KANSAS CITY — The bar segment has become a crowded category, but data from Chicago-based market research firm Information Resources, Inc. suggest competition for the consumer dollar is good.
In the 52 weeks ended Aug. 7, dollar sales of snack bars/granola bars totaled $5,082,324,992, up 3.7% from the same period a year ago, according to I.R.I. The broad category growth was led by a 5% increase in dollar sales in the nutritional/intrinsic health value bars category, to $2,350,637,312, followed by a nearly 2.5% gain in granola bars, to $1,611,326,336. Meanwhile, the breakfast/cereal/snack bars category moved up 0.51%, to $1,068,230,848, while the emerging “all other” snack/granola bars category jumped nearly 73% to $52,130,472.
At Clif Bar & Co., Emeryville, Calif., demand for bars has led to operational changes and new line extensions. The company in late August opened a $90 million, 300,000-square-foot bakery in Twin Falls, Idaho. Billed by the company as a “one-of-a-kind, sustainability-focused facility,” the new bakery is Clif Bar’s first owned and operated bakery. The facility employs 214 people and makes organic-certified Clif Bar energy bars and Clif Kid ZBars, an organic whole grain snack bar for children.
Clif Bar posted nutritional/intrinsic health value bars sales of $563,645,056 in the 52 weeks ended Aug. 7, up 11% from the same period a year ago, according to I.R.I. Building on that growth, the company this fall introduced Clif Kid Zbar Fruit + Veggie. Made with whole grains, vegetable powders and a blend of fruit puree, these certified U.S.D.A. organic snack bars contain no G.M.O.s, high-fructose corn syrup, artificial flavors or synthetic preservatives. The chewy bars are available in three flavors: Awesome Orange, featuring carrot, mango and orange; Keen Green, featuring apple, sweet potato and spinach; and Purple Power, featuring sweet potato, beet and berry.
General Mills, Inc. is the largest granola bar maker, primarily through its Nature Valley brand. The Minneapolis-based company had dollar sales of $616,250,240 in the 52 weeks ended Aug. 7, up 2.5% from a year ago, according to I.R.I. The company has received a boost in recent years from its Nature Valley Sweet & Salty Nut granola bars, and earlier this year unveiled a product tapping into yet another taste area: Nature Valley Sweet & Spicy bar. The granola bar features a mix of dark chocolate chunks, nuts, seeds and cayenne pepper all dipped in chocolate coating.
General Mills also has focused on building out the presence of Larabar and Annie’s. In January, Larabar launched its first-ever TV campaign and supported the news with strong in-store merchandising execution. With Annie’s, General Mills is relaunching the brand’s granola bar platform, featuring the reformulation of many of the bars.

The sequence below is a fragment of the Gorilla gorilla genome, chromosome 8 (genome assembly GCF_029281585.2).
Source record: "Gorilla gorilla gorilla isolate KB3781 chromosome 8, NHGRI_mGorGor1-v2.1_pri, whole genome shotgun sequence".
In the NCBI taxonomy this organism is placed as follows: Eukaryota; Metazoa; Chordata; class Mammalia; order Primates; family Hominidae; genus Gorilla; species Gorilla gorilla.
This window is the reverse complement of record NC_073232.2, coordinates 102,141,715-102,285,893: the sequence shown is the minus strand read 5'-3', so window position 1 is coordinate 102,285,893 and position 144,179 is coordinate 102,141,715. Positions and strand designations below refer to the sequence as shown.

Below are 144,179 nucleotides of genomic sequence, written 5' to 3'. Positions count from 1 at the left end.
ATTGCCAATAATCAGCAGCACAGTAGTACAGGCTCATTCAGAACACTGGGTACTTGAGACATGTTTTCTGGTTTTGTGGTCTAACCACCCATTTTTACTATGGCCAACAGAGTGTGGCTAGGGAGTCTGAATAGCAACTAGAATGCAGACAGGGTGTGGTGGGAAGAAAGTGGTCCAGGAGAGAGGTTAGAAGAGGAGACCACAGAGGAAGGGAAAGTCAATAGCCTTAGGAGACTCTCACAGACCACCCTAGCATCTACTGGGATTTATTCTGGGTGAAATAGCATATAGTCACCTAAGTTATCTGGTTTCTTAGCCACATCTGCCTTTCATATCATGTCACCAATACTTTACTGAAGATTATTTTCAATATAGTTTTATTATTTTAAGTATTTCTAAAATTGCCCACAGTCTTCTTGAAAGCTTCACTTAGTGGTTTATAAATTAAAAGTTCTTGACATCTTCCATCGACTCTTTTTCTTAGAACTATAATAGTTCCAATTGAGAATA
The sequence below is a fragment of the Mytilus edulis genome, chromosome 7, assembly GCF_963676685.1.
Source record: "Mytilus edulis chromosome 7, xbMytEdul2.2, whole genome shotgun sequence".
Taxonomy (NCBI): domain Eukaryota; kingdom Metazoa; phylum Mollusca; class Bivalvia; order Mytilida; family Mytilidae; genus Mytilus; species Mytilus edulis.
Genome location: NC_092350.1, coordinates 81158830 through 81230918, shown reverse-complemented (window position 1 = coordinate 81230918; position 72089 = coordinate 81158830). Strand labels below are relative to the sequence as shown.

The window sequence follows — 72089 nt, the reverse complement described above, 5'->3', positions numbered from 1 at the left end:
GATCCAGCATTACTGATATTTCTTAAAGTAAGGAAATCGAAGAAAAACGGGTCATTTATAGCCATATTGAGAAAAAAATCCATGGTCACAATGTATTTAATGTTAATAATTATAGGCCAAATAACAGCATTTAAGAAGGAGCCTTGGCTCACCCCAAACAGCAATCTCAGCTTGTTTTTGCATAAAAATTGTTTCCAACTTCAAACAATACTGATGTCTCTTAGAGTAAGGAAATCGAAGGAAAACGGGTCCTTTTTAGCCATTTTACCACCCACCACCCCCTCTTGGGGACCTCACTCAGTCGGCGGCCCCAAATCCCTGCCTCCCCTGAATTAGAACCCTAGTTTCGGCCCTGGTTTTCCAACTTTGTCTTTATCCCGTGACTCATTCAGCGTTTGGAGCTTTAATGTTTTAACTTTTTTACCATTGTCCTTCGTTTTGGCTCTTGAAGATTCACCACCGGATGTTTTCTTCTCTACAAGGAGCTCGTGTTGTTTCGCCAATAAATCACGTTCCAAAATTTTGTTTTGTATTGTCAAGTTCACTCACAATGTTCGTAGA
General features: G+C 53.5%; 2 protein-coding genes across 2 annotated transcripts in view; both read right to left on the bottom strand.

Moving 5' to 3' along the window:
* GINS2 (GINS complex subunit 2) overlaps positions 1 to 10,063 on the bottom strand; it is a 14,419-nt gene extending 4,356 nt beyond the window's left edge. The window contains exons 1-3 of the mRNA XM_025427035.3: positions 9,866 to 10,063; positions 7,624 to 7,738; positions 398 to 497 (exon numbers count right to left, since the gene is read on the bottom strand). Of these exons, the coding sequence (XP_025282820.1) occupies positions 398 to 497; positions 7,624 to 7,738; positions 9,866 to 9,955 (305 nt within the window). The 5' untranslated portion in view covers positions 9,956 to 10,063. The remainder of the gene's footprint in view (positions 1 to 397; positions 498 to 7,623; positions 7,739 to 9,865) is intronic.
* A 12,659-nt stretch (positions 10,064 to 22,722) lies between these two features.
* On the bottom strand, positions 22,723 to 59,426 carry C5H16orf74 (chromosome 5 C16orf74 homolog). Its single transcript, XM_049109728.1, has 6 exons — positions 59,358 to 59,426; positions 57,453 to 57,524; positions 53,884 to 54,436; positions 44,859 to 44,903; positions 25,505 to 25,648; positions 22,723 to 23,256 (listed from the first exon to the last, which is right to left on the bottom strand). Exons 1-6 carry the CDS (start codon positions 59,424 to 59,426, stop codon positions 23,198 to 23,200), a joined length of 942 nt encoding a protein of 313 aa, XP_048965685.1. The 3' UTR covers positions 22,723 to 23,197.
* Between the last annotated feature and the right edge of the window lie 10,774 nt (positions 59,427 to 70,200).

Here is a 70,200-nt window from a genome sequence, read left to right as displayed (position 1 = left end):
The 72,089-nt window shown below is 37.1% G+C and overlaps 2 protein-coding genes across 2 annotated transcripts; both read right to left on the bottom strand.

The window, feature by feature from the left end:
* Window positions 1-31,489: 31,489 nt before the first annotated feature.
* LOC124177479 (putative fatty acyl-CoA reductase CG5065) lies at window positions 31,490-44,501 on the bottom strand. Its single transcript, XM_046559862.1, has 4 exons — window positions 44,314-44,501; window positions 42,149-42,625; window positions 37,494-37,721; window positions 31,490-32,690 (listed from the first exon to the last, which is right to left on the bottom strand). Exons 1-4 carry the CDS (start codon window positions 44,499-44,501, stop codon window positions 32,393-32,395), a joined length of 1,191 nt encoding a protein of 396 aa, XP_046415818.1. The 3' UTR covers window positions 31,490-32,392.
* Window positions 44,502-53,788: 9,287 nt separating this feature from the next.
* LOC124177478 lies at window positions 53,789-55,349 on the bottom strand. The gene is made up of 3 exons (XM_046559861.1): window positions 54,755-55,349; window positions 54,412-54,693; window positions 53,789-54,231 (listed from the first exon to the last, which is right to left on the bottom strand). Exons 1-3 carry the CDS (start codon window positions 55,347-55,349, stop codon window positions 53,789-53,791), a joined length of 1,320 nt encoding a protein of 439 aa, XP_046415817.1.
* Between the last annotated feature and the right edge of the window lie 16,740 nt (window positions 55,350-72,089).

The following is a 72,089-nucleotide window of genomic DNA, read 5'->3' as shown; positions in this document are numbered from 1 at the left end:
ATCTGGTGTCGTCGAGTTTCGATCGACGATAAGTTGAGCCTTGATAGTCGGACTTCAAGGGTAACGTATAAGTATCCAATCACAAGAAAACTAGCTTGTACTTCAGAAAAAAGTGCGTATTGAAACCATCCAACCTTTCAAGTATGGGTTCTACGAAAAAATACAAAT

At Kellogg Co., Battle Creek, Mich., Special K bars were a drag on third-quarter performance. As a result, the company will look to reinvigorate the line early next year, said Paul Norman, president of Kellogg North America.
“In the first quarter, we will be executing a comprehensive restage of Special K Bars behind new food, packaging, and communication and bringing significant renovation and innovation to Nutri-Grain, also,” Mr. Norman said.
An early mover in the chia seed craze, Health Warrior is ready to spotlight another superfood ingredient. Before chia’s recent rise to supermarket stardom, the Richmond, Va.-based company launched a line of snack bars with chia as the main ingredient. Last year, the brand added a line of protein bars featuring a blend of chia, quinoa and pea crisps.
So, what’s next?
“We’re not ready to unveil, and we actually haven’t even shared them with our top retailers,” said Julia Wing-Larson, vice-president of marketing. “But it will be superfoods other than chia, and superfoods will definitely be the No. 1 ingredient. We’re definitely looking at other ingredients that offer that same nutrient density that chia does, but with different nutrients than chia. We want to make sure to diversify our portfolio in providing nutrients that have different benefits and products that can fulfill different needs for different occasions.”
At Natural Products Expo East, held Sept. 21-24 in Baltimore, Health Warrior revealed the latest varieties in its Chia Bar and Superfood Protein Bar ranges: vanilla almond and mint chocolate, respectively. The flavors were chosen as part of an on-line poll the brand launched on its web site and social media pages.
“The idea was to create a fan favorite,” Ms. Wing-Larson said. “The polling was done back in the spring. We had put together a list of potential flavors, in looking at what was doing well in the category and out in the market, and looking at ways to incorporate additional superfoods, like almonds. We had put together a list with a number of flavors. We didn’t put anything on there we didn’t think we’d be able to make.”
Other flavor options in the poll included seaweed, matcha, blueberry, fig, chocolate chili and dragonfruit. The brand’s current assortment features such flavors as apple cinnamon, acai berry, banana nut, coconut, coffee, chocolate peanut butter, dark chocolate, mango and dark chocolate cherry. The new varieties will hit shelves in January.